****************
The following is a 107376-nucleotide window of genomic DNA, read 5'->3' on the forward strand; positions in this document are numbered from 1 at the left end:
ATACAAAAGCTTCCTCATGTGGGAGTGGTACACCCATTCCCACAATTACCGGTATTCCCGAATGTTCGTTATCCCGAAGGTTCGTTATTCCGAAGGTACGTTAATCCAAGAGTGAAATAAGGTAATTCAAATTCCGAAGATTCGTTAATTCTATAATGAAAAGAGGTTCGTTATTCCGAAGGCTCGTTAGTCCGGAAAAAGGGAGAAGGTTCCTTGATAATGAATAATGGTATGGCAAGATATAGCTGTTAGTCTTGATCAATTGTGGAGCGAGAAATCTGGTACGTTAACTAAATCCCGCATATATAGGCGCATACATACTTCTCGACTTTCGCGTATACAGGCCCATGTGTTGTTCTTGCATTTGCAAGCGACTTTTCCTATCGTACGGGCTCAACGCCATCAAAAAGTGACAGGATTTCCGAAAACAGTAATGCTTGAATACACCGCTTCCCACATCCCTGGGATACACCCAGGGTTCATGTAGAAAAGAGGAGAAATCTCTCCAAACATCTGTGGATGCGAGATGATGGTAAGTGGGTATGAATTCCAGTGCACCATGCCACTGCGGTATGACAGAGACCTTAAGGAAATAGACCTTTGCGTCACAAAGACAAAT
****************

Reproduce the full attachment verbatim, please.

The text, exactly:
The following is a 107376-nucleotide window of genomic DNA, read 5'->3' on the forward strand; positions in this document are numbered from 1 at the left end:
ATACAAAAGCTTCCTCATGTGGGAGTGGTACACCCATTCCCACAATTACCGGTATTCCCGAATGTTCGTTATCCCGAAGGTTCGTTATTCCGAAGGTACGTTAATCCAAGAGTGAAATAAGGTAATTCAAATTCCGAAGATTCGTTAATTCTATAATGAAAAGAGGTTCGTTATTCCGAAGGCTCGTTAGTCCGGAAAAAGGGAGAAGGTTCCTTGATAATGAATAATGGTATGGCAAGATATAGCTGTTAGTCTTGATCAATTGTGGAGCGAGAAATCTGGTACGTTAACTAAATCCCGCATATATAGGCGCATACATACTTCTCGACTTTCGCGTATACAGGCCCATGTGTTGTTCTTGCATTTGCAAGCGACTTTTCCTATCGTACGGGCTCAACGCCATCAAAAAGTGACAGGATTTCCGAAAACAGTAATGCTTGAATACACCGCTTCCCACATCCCTGGGATACACCCAGGGTTCATGTAGAAAAGAGGAGAAATCTCTCCAAACATCTGTGGATGCGAGATGATGGTAAGTGGGTATGAATTCCAGTGCACCATGCCACTGCGGTATGACAGAGACCTTAAGGAAATAGACCTTTGCGTCACAAAGACAAAT